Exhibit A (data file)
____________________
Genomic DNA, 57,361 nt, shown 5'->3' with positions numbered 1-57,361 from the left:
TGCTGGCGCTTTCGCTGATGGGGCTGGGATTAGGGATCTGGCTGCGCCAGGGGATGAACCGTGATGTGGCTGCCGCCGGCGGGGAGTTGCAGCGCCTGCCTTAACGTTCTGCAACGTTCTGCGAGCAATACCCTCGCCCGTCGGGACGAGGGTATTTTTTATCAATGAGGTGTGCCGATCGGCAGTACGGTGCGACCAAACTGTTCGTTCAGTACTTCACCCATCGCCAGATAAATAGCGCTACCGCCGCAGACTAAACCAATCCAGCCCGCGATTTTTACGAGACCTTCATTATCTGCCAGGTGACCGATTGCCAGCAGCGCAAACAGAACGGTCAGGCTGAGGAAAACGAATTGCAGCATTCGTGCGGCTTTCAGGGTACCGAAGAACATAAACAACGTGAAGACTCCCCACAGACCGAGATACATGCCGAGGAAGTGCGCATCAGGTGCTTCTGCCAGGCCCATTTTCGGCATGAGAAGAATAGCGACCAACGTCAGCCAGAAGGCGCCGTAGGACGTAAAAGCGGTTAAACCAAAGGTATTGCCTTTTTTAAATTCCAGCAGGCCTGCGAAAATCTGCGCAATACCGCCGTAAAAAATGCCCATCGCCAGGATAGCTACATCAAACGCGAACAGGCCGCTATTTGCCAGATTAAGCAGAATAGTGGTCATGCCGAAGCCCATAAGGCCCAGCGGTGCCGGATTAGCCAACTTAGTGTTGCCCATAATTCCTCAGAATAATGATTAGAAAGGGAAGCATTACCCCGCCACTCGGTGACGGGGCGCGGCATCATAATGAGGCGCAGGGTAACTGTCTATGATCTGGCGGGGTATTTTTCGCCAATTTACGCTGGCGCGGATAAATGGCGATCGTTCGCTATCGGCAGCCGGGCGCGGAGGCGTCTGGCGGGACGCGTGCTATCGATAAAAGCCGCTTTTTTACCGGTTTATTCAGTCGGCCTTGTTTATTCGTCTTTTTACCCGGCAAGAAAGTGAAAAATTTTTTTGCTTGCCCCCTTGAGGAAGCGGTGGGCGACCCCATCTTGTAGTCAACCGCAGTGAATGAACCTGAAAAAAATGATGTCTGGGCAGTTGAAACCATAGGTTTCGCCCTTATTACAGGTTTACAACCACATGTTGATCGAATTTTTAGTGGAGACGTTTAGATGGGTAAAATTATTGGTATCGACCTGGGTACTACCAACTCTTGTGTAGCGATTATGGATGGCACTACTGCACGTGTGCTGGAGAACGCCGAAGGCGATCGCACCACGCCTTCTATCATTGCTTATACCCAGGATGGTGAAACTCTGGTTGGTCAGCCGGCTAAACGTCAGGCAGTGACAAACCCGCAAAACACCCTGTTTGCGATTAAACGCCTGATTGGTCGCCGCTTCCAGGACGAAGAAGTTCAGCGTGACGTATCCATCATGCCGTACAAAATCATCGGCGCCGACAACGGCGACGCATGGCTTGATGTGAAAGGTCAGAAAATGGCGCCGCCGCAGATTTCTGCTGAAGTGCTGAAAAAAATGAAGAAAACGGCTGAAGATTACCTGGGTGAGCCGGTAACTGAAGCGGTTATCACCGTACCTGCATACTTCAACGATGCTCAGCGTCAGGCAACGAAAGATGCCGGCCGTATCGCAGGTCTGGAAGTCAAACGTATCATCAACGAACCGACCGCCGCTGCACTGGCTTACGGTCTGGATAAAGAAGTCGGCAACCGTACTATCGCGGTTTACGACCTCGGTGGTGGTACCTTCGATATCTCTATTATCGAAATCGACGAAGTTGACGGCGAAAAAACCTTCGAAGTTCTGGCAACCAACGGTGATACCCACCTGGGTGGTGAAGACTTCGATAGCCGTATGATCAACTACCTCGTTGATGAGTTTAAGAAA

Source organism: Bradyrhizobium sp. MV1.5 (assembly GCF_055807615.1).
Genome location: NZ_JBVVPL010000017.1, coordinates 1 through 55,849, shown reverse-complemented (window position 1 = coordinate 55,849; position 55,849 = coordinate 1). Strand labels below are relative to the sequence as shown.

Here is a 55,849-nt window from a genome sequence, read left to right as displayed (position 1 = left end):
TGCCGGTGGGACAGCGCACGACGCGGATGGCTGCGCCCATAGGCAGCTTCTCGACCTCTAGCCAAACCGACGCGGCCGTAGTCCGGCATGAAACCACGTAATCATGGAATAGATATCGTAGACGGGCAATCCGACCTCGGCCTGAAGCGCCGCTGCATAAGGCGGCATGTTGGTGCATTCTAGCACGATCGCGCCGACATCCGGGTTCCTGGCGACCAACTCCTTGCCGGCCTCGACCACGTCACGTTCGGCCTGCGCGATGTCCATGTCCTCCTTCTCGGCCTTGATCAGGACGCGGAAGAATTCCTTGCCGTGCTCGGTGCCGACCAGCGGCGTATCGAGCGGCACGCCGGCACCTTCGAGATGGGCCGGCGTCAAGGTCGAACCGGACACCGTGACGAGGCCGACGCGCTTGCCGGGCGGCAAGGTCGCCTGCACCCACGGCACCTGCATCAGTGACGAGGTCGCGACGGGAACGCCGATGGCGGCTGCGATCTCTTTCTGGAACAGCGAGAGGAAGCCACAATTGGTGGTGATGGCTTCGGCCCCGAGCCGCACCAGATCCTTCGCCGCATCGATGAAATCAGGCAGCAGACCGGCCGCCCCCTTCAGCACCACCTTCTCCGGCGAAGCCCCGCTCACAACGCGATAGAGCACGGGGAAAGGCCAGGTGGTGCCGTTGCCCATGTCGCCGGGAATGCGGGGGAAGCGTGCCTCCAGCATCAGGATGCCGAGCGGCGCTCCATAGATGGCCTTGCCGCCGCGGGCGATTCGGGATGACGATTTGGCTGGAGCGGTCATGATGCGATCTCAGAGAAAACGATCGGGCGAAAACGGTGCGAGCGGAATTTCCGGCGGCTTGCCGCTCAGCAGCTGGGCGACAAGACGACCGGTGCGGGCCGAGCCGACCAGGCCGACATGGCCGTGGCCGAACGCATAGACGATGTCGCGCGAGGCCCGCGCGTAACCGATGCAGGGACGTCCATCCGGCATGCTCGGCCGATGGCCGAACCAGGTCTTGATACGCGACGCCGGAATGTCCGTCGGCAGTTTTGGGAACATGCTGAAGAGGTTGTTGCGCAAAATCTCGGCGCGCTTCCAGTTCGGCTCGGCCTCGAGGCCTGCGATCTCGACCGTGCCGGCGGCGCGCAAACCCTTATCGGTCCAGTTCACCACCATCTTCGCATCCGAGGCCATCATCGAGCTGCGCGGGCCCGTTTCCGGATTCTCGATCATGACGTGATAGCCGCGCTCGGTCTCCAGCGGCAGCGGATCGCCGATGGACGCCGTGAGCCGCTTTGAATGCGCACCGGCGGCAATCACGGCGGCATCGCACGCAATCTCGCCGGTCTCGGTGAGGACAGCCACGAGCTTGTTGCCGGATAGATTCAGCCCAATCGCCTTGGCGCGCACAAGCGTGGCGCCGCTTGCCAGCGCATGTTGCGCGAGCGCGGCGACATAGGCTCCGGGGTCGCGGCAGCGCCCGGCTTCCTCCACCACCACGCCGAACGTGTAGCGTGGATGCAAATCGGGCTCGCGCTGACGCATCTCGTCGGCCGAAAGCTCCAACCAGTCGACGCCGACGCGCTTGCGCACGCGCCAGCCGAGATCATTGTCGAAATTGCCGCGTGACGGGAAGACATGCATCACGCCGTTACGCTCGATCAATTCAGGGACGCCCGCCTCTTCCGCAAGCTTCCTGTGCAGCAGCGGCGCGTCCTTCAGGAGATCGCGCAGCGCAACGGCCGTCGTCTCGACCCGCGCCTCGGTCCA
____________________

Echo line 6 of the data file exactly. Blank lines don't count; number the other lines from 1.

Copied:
TGCCGGTGGGACAGCGCACGACGCGGATGGCTGCGCCCATAGGCAGCTTCTCGACCTCTAGCCAAACCGACGCGGCCGTAGTCCGGCATGAAACCACGTAATCATGGAATAGATATCGTAGACGGGCAATCCGACCTCGGCCTGAAGCGCCGCTGCATAAGGCGGCATGTTGGTGCATTCTAGCACGATCGCGCCGACATCCGGGTTCCTGGCGACCAACTCCTTGCCGGCCTCGACCACGTCACGTTCGGCCTGCGCGATGTCCATGTCCTCCTTCTCGGCCTTGATCAGGACGCGGAAGAATTCCTTGCCGTGCTCGGTGCCGACCAGCGGCGTATCGAGCGGCACGCCGGCACCTTCGAGATGGGCCGGCGTCAAGGTCGAACCGGACACCGTGACGAGGCCGACGCGCTTGCCGGGCGGCAAGGTCGCCTGCACCCACGGCACCTGCATCAGTGACGAGGTCGCGACGGGAACGCCGATGGCGGCTGCGATCTCTTTCTGGAACAGCGAGAGGAAGCCACAATTGGTGGTGATGGCTTCGGCCCCGAGCCGCACCAGATCCTTCGCCGCATCGATGAAATCAGGCAGCAGACCGGCCGCCCCCTTCAGCACCACCTTCTCCGGCGAAGCCCCGCTCACAACGCGATAGAGCACGGGGAAAGGCCAGGTGGTGCCGTTGCCCATGTCGCCGGGAATGCGGGGGAAGCGTGCCTCCAGCATCAGGATGCCGAGCGGCGCTCCATAGATGGCCTTGCCGCCGCGGGCGATTCGGGATGACGATTTGGCTGGAGCGGTCATGATGCGATCTCAGAGAAAACGATCGGGCGAAAACGGTGCGAGCGGAATTTCCGGCGGCTTGCCGCTCAGCAGCTGGGCGACAAGACGACCGGTGCGGGCCGAGCCGACCAGGCCGACATGGCCGTGGCCGAACGCATAGACGATGTCGCGCGAGGCCCGCGCGTAACCGATGCAGGGACGTCCATCCGGCATGCTCGGCCGATGGCCGAACCAGGTCTTGATACGCGACGCCGGAATGTCCGTCGGCAGTTTTGGGAACATGCTGAAGAGGTTGTTGCGCAAAATCTCGGCGCGCTTCCAGTTCGGCTCGGCCTCGAGGCCTGCGATCTCGACCGTGCCGGCGGCGCGCAAACCCTTATCGGTCCAGTTCACCACCATCTTCGCATCCGAGGCCATCATCGAGCTGCGCGGGCCCGTTTCCGGATTCTCGATCATGACGTGATAGCCGCGCTCGGTCTCCAGCGGCAGCGGATCGCCGATGGACGCCGTGAGCCGCTTTGAATGCGCACCGGCGGCAATCACGGCGGCATCGCACGCAATCTCGCCGGTCTCGGTGAGGACAGCCACGAGCTTGTTGCCGGATAGATTCAGCCCAATCGCCTTGGCGCGCACAAGCGTGGCGCCGCTTGCCAGCGCATGTTGCGCGAGCGCGGCGACATAGGCTCCGGGGTCGCGGCAGCGCCCGGCTTCCTCCACCACCACGCCGAACGTGTAGCGTGGATGCAAATCGGGCTCGCGCTGACGCATCTCGTCGGCCGAAAGCTCCAACCAGTCGACGCCGACGCGCTTGCGCACGCGCCAGCCGAGATCATTGTCGAAATTGCCGCGTGACGGGAAGACATGCATCACGCCGTTACGCTCGATCAATTCAGGGACGCCCGCCTCTTCCGCAAGCTTCCTGTGCAGCAGCGGCGCGTCCTTCAGGAGATCGCGCAGCGCAACGGCCGTCGTCTCGACCCGCGCCTCGGTCCA